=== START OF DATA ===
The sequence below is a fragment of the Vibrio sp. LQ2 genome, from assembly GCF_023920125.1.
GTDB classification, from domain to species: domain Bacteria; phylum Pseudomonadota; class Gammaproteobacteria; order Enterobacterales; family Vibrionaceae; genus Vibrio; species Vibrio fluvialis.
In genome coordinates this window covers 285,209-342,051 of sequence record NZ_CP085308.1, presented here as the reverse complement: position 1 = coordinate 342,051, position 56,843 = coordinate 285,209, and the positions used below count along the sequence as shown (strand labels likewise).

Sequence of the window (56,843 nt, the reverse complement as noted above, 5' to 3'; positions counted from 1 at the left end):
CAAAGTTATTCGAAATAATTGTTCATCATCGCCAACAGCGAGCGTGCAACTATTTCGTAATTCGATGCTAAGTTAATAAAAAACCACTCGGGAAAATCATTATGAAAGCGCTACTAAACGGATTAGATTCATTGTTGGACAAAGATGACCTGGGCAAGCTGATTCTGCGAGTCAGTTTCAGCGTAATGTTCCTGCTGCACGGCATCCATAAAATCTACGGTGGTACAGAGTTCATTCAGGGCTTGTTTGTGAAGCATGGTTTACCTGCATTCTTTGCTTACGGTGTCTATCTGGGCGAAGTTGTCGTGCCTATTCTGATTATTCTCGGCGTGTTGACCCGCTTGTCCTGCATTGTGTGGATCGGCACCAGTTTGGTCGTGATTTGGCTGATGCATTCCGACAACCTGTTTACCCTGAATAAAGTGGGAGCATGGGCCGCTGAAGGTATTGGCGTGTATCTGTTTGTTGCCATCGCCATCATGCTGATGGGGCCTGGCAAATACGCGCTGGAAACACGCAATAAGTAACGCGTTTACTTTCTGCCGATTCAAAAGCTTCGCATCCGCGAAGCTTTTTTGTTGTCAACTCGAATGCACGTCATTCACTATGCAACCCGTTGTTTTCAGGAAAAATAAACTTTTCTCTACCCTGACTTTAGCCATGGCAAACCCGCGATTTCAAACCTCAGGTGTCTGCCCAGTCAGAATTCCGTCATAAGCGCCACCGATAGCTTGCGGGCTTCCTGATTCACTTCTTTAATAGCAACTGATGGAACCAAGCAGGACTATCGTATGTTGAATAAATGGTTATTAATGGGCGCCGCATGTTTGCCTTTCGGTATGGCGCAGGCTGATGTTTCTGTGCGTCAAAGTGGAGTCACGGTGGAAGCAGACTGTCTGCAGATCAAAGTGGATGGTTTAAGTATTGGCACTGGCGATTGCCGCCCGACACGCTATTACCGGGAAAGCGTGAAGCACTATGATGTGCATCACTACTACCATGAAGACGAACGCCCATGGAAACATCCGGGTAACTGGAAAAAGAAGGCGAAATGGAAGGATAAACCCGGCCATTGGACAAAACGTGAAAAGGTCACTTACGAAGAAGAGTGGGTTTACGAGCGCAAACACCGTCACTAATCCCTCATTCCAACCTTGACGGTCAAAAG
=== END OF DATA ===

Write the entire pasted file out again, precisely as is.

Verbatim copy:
The sequence below is a fragment of the Vibrio sp. LQ2 genome, from assembly GCF_023920125.1.
GTDB classification, from domain to species: domain Bacteria; phylum Pseudomonadota; class Gammaproteobacteria; order Enterobacterales; family Vibrionaceae; genus Vibrio; species Vibrio fluvialis.
In genome coordinates this window covers 285,209-342,051 of sequence record NZ_CP085308.1, presented here as the reverse complement: position 1 = coordinate 342,051, position 56,843 = coordinate 285,209, and the positions used below count along the sequence as shown (strand labels likewise).

Sequence of the window (56,843 nt, the reverse complement as noted above, 5' to 3'; positions counted from 1 at the left end):
CAAAGTTATTCGAAATAATTGTTCATCATCGCCAACAGCGAGCGTGCAACTATTTCGTAATTCGATGCTAAGTTAATAAAAAACCACTCGGGAAAATCATTATGAAAGCGCTACTAAACGGATTAGATTCATTGTTGGACAAAGATGACCTGGGCAAGCTGATTCTGCGAGTCAGTTTCAGCGTAATGTTCCTGCTGCACGGCATCCATAAAATCTACGGTGGTACAGAGTTCATTCAGGGCTTGTTTGTGAAGCATGGTTTACCTGCATTCTTTGCTTACGGTGTCTATCTGGGCGAAGTTGTCGTGCCTATTCTGATTATTCTCGGCGTGTTGACCCGCTTGTCCTGCATTGTGTGGATCGGCACCAGTTTGGTCGTGATTTGGCTGATGCATTCCGACAACCTGTTTACCCTGAATAAAGTGGGAGCATGGGCCGCTGAAGGTATTGGCGTGTATCTGTTTGTTGCCATCGCCATCATGCTGATGGGGCCTGGCAAATACGCGCTGGAAACACGCAATAAGTAACGCGTTTACTTTCTGCCGATTCAAAAGCTTCGCATCCGCGAAGCTTTTTTGTTGTCAACTCGAATGCACGTCATTCACTATGCAACCCGTTGTTTTCAGGAAAAATAAACTTTTCTCTACCCTGACTTTAGCCATGGCAAACCCGCGATTTCAAACCTCAGGTGTCTGCCCAGTCAGAATTCCGTCATAAGCGCCACCGATAGCTTGCGGGCTTCCTGATTCACTTCTTTAATAGCAACTGATGGAACCAAGCAGGACTATCGTATGTTGAATAAATGGTTATTAATGGGCGCCGCATGTTTGCCTTTCGGTATGGCGCAGGCTGATGTTTCTGTGCGTCAAAGTGGAGTCACGGTGGAAGCAGACTGTCTGCAGATCAAAGTGGATGGTTTAAGTATTGGCACTGGCGATTGCCGCCCGACACGCTATTACCGGGAAAGCGTGAAGCACTATGATGTGCATCACTACTACCATGAAGACGAACGCCCATGGAAACATCCGGGTAACTGGAAAAAGAAGGCGAAATGGAAGGATAAACCCGGCCATTGGACAAAACGTGAAAAGGTCACTTACGAAGAAGAGTGGGTTTACGAGCGCAAACACCGTCACTAATCCCTCATTCCAACCTTGACGGTCAAAAG